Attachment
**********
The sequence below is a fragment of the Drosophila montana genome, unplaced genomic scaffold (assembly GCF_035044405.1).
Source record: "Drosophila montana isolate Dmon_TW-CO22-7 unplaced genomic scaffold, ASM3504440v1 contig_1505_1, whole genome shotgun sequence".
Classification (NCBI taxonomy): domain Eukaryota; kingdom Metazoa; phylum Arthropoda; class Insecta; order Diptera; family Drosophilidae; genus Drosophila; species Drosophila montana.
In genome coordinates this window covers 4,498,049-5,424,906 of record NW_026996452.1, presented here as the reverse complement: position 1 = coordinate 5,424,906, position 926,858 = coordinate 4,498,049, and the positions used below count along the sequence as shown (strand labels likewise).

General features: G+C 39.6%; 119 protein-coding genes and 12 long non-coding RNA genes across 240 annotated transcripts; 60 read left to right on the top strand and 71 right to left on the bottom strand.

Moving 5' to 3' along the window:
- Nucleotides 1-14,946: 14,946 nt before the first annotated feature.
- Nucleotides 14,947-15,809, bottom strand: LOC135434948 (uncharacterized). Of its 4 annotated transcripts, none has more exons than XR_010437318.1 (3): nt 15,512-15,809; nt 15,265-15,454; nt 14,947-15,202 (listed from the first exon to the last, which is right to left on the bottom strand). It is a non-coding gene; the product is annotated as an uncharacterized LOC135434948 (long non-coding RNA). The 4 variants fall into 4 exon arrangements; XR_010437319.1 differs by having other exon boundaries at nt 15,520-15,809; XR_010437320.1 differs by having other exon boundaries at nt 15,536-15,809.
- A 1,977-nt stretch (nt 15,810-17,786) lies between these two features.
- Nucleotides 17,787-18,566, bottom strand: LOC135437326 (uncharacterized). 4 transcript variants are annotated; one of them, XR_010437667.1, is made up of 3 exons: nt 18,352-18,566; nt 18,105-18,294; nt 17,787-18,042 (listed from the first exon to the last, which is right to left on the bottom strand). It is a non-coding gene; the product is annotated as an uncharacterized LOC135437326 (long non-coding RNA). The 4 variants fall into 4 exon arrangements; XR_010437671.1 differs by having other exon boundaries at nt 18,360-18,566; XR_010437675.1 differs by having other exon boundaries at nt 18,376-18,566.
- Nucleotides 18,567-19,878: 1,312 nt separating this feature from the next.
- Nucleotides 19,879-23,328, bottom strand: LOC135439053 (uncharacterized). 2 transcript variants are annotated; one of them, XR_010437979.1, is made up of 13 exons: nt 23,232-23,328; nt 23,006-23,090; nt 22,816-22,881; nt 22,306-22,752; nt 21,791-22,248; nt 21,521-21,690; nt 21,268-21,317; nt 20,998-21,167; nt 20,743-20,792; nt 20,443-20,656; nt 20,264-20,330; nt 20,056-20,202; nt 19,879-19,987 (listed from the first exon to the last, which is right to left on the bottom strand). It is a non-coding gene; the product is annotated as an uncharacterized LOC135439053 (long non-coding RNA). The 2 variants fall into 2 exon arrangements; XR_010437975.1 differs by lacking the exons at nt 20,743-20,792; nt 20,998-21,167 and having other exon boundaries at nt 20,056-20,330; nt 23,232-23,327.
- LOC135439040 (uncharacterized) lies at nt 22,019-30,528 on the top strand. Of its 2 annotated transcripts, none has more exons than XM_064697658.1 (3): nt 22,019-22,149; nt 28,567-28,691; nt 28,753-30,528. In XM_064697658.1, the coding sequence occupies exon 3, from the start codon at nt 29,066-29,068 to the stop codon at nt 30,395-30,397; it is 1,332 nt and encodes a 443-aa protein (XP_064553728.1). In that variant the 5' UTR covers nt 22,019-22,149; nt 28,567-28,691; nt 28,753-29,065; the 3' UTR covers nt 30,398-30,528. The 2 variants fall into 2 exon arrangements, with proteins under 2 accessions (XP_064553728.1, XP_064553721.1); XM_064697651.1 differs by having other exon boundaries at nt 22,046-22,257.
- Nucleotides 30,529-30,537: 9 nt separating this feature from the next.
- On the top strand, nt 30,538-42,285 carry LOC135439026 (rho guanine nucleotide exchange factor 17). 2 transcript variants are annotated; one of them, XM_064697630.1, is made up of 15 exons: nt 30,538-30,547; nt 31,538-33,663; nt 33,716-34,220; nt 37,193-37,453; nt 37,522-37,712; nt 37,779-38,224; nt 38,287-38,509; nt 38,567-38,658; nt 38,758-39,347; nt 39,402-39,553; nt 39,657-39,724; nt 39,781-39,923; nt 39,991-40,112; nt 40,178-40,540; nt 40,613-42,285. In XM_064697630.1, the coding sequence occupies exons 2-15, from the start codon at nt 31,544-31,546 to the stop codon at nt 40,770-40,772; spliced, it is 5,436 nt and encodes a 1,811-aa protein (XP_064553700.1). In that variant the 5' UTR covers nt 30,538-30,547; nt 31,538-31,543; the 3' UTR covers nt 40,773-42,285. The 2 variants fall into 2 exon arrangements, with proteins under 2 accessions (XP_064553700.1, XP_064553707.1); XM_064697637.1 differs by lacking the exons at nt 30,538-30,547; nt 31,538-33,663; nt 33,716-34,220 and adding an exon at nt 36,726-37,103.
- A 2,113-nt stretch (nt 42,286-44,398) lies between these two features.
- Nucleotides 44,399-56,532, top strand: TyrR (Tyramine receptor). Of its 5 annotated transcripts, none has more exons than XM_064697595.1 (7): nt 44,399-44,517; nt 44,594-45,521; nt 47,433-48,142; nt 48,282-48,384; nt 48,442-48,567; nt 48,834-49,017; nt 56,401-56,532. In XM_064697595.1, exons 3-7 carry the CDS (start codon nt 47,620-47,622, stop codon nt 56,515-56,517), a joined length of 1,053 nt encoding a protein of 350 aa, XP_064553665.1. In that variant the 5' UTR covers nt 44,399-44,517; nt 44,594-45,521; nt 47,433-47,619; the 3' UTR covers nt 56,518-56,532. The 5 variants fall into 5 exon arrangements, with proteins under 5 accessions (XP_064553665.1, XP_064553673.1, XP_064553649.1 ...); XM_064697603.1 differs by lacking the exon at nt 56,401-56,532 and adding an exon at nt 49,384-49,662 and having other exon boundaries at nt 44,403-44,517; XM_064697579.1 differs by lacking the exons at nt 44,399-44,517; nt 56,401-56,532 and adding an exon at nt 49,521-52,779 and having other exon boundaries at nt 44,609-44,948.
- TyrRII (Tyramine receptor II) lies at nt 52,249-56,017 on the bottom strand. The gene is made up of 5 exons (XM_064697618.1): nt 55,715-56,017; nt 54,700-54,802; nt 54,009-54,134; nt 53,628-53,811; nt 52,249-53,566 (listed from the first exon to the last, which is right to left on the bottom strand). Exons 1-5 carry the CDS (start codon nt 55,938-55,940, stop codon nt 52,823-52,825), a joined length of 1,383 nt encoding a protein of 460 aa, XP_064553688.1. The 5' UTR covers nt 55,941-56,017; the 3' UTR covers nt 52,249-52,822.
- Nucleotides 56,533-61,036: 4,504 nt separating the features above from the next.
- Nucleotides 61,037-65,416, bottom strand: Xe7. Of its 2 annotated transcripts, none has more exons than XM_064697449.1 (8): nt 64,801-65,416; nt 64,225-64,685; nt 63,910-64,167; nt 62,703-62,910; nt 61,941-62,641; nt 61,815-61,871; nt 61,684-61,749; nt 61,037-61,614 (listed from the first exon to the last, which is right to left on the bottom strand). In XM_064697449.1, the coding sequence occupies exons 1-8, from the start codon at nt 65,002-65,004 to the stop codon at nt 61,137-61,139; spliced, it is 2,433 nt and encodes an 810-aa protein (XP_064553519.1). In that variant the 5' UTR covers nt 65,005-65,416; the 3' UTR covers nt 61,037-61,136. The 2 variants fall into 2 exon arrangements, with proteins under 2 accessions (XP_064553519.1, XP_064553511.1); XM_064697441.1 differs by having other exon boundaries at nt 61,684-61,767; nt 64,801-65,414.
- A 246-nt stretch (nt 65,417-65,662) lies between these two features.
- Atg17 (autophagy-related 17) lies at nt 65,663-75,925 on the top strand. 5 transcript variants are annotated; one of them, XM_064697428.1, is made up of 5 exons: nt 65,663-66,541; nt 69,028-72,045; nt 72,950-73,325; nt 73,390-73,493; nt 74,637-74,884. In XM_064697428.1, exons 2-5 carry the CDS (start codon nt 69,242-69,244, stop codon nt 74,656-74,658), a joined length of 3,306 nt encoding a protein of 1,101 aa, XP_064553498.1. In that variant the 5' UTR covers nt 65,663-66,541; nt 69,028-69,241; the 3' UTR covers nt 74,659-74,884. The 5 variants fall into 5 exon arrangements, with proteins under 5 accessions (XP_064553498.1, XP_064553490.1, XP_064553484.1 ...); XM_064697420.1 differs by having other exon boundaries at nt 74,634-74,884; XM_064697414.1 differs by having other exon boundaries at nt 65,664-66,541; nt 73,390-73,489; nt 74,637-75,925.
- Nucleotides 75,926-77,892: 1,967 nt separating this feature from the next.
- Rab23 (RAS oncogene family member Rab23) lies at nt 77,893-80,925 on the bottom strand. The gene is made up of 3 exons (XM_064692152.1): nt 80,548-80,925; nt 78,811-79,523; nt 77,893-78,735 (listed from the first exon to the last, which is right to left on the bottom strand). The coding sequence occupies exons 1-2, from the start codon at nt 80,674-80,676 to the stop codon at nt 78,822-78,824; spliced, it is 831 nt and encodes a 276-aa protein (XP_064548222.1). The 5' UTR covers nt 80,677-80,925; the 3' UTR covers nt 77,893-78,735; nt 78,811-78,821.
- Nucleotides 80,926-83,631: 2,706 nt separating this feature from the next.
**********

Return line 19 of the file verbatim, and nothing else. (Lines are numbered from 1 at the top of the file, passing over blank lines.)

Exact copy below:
- Nucleotides 56,533-61,036: 4,504 nt separating the features above from the next.